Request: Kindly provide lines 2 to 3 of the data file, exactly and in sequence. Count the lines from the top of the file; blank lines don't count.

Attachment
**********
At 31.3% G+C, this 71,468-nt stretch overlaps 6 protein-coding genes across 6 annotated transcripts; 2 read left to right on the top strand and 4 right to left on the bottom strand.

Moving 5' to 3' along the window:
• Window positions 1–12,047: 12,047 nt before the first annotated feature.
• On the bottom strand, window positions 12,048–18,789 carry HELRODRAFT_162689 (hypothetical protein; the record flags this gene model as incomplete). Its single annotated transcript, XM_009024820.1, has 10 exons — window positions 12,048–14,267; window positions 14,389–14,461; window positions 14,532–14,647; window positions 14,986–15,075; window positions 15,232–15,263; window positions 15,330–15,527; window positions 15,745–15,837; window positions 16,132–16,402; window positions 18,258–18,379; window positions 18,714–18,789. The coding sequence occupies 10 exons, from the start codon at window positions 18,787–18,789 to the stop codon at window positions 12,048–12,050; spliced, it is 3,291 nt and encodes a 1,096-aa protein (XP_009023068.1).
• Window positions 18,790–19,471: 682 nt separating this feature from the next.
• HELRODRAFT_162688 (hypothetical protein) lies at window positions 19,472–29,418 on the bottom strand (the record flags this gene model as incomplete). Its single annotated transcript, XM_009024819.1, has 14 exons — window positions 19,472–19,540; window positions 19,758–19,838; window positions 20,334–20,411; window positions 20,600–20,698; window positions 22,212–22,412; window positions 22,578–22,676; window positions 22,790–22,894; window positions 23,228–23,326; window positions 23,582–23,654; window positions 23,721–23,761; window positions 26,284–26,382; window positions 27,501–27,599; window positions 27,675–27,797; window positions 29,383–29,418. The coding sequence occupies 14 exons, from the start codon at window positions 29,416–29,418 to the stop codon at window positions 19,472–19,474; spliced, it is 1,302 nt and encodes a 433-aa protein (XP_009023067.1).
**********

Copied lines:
Moving 5' to 3' along the window:
• Window positions 1–12,047: 12,047 nt before the first annotated feature.